Work­ers stud­ied the 456-page pro­pos­al and found con­ces­sions not men­tioned in the union’s cheery high­lights” brochure. They pub­li­cized those to win big no” votes among those des­tined for a new Tier 3.

Mean­while, Team­ster retirees formed local com­mit­tees that met month­ly and steadi­ly grew. Alex Adams of Cleve­land describes a very depress­ing day” in Wash­ing­ton in 2013, lis­ten­ing to high-paid Pen­sion Fund offi­cials tes­ti­fy to Con­gress on the need for cuts.

When he and his four friends got home, he said, we formed our com­mit­tee, put the word out, went to the retiree clubs, and we had anoth­er meet­ing that was over 150 peo­ple — and it just start­ed build­ing from there.”

GREW AND GREW

Com­mit­tees to Pro­tect Pen­sions” grew in 20 cities, along with 60 Face­book pages. Retirees found meet­ing space at din­ers, union halls, the local Amer­i­can Legion. They held let­ter-writ­ing dri­ves, vis­it­ed con­gres­sion­al rep­re­sen­ta­tives — even pick­et­ed a news­pa­per to get a reporter’s attention.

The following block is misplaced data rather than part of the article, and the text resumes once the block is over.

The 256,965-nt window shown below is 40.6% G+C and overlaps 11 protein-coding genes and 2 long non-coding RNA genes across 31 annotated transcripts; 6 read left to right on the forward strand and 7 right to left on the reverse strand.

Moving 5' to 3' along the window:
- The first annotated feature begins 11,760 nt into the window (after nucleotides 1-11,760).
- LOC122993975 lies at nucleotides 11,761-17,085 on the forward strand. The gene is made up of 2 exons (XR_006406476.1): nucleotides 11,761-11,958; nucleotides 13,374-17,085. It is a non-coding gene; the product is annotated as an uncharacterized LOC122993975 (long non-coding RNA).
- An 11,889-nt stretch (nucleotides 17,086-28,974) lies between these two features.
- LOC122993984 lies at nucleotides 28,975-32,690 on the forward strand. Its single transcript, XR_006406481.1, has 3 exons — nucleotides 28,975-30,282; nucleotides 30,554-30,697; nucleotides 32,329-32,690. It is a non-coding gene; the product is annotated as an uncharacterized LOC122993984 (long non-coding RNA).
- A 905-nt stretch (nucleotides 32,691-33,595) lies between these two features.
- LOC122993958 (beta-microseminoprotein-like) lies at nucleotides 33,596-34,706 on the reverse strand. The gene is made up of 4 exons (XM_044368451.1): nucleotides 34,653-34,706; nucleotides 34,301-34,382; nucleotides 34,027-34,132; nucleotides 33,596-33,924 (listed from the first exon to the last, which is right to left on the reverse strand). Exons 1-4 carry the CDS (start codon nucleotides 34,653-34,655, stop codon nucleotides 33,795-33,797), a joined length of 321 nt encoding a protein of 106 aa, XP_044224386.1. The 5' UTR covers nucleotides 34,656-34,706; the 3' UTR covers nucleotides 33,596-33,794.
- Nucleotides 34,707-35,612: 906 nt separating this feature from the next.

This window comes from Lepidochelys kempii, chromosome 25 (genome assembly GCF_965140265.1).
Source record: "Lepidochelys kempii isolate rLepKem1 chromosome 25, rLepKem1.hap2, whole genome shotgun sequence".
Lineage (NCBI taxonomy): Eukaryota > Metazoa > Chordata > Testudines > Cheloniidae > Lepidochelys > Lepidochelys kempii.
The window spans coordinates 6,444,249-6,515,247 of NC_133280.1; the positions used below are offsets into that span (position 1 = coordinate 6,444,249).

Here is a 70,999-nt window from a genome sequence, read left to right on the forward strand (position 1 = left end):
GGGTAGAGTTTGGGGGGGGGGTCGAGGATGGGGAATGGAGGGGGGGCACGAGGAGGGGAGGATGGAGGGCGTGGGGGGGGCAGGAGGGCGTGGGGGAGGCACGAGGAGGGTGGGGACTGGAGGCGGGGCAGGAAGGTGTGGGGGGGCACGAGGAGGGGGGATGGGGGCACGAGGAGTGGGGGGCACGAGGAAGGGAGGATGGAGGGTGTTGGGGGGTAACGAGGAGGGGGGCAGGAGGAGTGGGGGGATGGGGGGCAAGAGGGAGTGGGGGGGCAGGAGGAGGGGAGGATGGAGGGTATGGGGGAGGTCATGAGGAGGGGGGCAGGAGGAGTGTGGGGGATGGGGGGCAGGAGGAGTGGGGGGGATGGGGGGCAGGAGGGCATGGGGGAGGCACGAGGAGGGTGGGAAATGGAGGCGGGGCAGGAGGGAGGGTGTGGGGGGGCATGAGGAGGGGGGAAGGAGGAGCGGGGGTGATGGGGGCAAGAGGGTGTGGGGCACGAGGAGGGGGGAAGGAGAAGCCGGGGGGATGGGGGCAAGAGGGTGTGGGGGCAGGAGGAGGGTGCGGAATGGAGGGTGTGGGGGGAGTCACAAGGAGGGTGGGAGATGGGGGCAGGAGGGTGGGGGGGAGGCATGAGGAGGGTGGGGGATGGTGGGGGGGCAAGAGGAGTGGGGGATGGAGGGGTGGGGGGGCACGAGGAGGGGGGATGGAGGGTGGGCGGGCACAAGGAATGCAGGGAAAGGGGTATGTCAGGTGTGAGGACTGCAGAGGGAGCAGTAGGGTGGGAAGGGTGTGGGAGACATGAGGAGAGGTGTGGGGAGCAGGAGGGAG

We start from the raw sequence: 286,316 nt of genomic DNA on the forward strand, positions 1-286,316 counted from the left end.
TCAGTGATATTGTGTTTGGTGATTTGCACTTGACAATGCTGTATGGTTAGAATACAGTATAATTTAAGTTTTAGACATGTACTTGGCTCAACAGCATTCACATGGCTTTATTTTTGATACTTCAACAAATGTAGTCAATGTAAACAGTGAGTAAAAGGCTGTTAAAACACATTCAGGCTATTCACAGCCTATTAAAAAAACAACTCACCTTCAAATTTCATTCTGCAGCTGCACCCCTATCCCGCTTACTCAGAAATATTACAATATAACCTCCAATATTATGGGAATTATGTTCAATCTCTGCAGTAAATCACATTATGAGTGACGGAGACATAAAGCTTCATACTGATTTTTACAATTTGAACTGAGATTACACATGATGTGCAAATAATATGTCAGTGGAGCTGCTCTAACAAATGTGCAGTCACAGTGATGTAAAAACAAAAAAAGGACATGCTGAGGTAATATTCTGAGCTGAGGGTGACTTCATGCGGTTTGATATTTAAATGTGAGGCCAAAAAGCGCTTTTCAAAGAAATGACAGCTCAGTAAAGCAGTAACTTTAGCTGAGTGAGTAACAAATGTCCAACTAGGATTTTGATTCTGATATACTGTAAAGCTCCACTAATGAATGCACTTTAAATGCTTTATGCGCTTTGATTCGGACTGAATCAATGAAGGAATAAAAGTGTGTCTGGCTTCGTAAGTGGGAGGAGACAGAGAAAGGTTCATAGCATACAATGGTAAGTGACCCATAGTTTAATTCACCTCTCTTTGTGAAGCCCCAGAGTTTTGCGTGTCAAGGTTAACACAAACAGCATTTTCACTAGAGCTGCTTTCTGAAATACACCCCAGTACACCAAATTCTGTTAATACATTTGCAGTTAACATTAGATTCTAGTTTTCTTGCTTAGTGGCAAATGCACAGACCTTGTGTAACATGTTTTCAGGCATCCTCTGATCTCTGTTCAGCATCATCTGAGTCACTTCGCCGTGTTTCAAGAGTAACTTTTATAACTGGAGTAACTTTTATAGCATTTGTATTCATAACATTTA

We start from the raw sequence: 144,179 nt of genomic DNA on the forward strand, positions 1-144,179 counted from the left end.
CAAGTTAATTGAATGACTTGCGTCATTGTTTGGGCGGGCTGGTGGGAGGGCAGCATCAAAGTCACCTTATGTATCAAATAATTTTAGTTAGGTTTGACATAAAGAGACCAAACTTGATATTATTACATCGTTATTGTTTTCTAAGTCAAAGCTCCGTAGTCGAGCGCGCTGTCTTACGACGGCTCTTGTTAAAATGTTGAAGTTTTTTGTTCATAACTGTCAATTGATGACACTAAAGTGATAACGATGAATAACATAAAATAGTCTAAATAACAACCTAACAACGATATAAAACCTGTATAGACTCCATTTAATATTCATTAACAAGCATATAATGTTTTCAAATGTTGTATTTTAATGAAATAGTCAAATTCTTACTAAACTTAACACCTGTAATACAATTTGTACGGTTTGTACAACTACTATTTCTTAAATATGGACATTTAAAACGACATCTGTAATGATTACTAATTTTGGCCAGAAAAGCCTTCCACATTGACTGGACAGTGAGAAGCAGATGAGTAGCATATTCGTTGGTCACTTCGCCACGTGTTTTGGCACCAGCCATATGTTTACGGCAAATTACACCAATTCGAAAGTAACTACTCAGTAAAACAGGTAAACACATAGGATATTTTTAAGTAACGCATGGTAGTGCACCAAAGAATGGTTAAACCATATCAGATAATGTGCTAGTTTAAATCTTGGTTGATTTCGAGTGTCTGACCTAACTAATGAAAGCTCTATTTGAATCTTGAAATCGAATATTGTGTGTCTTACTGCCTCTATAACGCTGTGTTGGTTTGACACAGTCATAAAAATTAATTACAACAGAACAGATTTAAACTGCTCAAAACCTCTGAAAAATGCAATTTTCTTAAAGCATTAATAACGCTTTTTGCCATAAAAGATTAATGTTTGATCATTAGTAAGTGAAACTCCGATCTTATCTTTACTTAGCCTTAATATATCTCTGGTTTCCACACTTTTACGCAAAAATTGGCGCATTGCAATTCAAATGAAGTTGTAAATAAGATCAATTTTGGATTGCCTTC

Mass meet­ings of 300, 500, 800, 1,200 were held from Mil­wau­kee to Kansas City. At some, the government’s Spe­cial Mas­ter” got an ear­ful about what the cuts would mean. Help­ing the work were Team­sters for a Demo­c­ra­t­ic Union and the Pen­sion Rights Center.

In April 2,000 from 20 states ral­lied in Wash­ing­ton. A Hous­ton local sent a bus­load of retirees and their spous­es 1,400 miles to attend. There were peo­ple there with walk­ers, with canes, with oxy­gen bot­tles,” said North Car­oli­na retiree Brad Coleswor­thy. You have nev­er seen such emo­tion, such broth­er­hood and togetherness.”

Ver­i­zon work­ers, too, turned out in big num­bers: 500 and 800 greet­ed the CEO and CFO, respec­tive­ly, when they appeared at con­fer­ences. The Good Morn­ing Amer­i­ca” show host­ed 250 strik­ers in their red T‑shirts. Oth­ers were greet­ed as heroes at a Bernie Sanders rally.

STOP THE WORK

But the strik­ers also did the tra­di­tion­al thing a strike is sup­posed to do — stop work from get­ting done. Hurt profits.